On the other hand, I have concentrated this past month on rewriting one of my short stories. Thanks to the expert editing a writer friend applied to my draft, I think I have accomplished a successful rewrite. I plan to submit this short story to a writing contest this month.

2. Complete a draft of my third novel by December 30, 2020 by participating in the RMFW NovelRama:

RMFW’s first NovelRama of the year takes place March 20-23, 2020. Participating last year was fun and productive for me, so I am looking forward to the challenge this year of writing 6250 words per day for a total of 25,000 words. I plan to draft the chapters of my third novel.

3. Document my writing progress through my blog to be posted on the seventh day of each month, writing 12 blogs in 2020:

Today is February 7, 2020, I am posting my second blog of 2020. Writing my blog has revealed to me into how writers around the world are looking for guidance and inspiration. As of this month, writers from 28 different countries have read my blog. I wish all my readers the best of progress with their own writing in 2020!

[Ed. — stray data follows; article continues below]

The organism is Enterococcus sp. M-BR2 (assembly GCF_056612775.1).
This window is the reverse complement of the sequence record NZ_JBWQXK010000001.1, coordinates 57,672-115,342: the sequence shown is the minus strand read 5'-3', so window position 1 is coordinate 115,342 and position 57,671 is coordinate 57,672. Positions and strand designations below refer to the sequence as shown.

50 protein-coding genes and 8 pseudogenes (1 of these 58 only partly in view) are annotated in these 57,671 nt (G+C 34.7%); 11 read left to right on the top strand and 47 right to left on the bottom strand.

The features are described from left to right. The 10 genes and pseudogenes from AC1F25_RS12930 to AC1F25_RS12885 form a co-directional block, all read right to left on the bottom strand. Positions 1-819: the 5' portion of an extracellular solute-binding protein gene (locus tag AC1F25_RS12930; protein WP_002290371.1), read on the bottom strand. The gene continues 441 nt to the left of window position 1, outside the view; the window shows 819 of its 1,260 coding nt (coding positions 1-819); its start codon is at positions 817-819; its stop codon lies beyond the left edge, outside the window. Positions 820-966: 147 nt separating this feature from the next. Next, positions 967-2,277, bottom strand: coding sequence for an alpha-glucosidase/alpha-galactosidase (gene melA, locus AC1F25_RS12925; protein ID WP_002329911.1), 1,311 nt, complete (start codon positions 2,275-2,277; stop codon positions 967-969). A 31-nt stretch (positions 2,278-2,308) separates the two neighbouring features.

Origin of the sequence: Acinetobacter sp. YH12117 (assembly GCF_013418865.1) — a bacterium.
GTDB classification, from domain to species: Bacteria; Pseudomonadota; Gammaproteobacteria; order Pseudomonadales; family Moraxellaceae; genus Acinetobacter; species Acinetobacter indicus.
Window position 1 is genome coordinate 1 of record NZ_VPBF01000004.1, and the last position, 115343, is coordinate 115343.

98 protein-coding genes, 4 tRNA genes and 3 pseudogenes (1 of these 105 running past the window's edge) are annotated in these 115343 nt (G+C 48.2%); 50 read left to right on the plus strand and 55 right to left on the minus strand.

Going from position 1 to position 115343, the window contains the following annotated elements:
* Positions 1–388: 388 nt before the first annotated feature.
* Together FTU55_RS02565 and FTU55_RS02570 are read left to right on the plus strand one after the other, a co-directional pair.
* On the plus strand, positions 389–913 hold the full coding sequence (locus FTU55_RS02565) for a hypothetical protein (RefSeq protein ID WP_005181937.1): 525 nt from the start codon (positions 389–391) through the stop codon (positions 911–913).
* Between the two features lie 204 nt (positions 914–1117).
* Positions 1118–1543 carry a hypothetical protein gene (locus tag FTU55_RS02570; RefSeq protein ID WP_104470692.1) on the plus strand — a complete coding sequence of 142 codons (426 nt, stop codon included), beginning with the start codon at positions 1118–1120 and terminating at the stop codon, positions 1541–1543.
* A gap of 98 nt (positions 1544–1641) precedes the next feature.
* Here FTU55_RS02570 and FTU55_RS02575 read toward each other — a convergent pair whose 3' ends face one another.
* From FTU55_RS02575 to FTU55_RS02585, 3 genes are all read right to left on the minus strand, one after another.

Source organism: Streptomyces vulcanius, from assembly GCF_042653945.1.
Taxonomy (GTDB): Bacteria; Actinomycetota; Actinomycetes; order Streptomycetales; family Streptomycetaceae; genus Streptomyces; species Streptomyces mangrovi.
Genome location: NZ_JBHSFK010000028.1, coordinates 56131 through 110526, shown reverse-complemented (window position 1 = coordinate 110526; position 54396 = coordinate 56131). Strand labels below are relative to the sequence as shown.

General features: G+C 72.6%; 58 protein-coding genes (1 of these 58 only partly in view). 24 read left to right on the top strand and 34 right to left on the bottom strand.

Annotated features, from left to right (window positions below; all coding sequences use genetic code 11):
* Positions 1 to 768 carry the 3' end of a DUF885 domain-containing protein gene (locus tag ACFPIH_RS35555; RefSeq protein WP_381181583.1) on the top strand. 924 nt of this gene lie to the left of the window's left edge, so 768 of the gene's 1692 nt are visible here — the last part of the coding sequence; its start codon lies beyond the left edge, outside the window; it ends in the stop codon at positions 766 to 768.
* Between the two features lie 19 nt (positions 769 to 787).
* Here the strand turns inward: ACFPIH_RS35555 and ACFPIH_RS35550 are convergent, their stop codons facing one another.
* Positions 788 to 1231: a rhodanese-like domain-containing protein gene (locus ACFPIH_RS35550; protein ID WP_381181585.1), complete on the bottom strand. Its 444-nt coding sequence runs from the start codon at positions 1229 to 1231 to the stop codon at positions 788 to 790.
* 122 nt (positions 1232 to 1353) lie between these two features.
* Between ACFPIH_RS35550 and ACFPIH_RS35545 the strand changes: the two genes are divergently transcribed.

4. Continue to develop a network of kindred spirits in the world of writing and publishing:

In January I attended a social event at the Denver Woman’s Press Club. Clarissa Pinkola Estés was present because she is judging DWPC’s 2020 Unknown Writers fiction contest this spring. Dr. Estés spoke about the number of rejections she received when she was submitting Women Who Run with the Wolves to publishers. Her book eventually ended up on the New York Times Best Seller list for more than three years.

On January 5, the Boulder Writers Alliance writers’ group discussed the architecture of On Earth We’re Briefly Gorgeous, by Ocean Vuong. In an interview with Vuong at The Strand in New York City, he discussed an Asian stylistic form that he used in the book. It is called kishōtenketsu. I am going to try out that format in a short story.

In January, I presented a Boulder Writers Alliance workshop on Achieving Your Goals. To prepare, I reread goals that I have set in the past. Ten years ago, I wrote that I wanted to “write to publish and publish to sell.” Interestingly, this is the name of the BWA workshop series, hosted by Rick Killian, president of BWA, in which I was presenting my workshop.